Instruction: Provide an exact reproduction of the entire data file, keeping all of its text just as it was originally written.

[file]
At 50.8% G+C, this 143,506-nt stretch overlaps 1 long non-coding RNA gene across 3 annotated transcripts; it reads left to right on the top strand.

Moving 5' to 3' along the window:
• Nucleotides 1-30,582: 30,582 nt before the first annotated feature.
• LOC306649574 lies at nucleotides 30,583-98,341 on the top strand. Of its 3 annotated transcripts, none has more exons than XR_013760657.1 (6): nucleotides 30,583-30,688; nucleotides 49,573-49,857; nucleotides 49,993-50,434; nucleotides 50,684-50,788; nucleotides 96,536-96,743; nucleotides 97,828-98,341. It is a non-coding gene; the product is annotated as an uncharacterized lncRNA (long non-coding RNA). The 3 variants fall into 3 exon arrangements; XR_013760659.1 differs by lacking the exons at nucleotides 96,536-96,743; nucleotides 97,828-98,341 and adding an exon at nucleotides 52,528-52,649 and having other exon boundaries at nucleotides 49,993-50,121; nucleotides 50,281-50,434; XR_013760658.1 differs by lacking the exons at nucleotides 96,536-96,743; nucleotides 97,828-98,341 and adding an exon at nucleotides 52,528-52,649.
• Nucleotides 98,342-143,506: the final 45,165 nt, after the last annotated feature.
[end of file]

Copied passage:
At 50.8% G+C, this 143,506-nt stretch overlaps 1 long non-coding RNA gene across 3 annotated transcripts; it reads left to right on the top strand.

Moving 5' to 3' along the window:
• Nucleotides 1-30,582: 30,582 nt before the first annotated feature.
• LOC306649574 lies at nucleotides 30,583-98,341 on the top strand. Of its 3 annotated transcripts, none has more exons than XR_013760657.1 (6): nucleotides 30,583-30,688; nucleotides 49,573-49,857; nucleotides 49,993-50,434; nucleotides 50,684-50,788; nucleotides 96,536-96,743; nucleotides 97,828-98,341. It is a non-coding gene; the product is annotated as an uncharacterized lncRNA (long non-coding RNA). The 3 variants fall into 3 exon arrangements; XR_013760659.1 differs by lacking the exons at nucleotides 96,536-96,743; nucleotides 97,828-98,341 and adding an exon at nucleotides 52,528-52,649 and having other exon boundaries at nucleotides 49,993-50,121; nucleotides 50,281-50,434; XR_013760658.1 differs by lacking the exons at nucleotides 96,536-96,743; nucleotides 97,828-98,341 and adding an exon at nucleotides 52,528-52,649.
• Nucleotides 98,342-143,506: the final 45,165 nt, after the last annotated feature.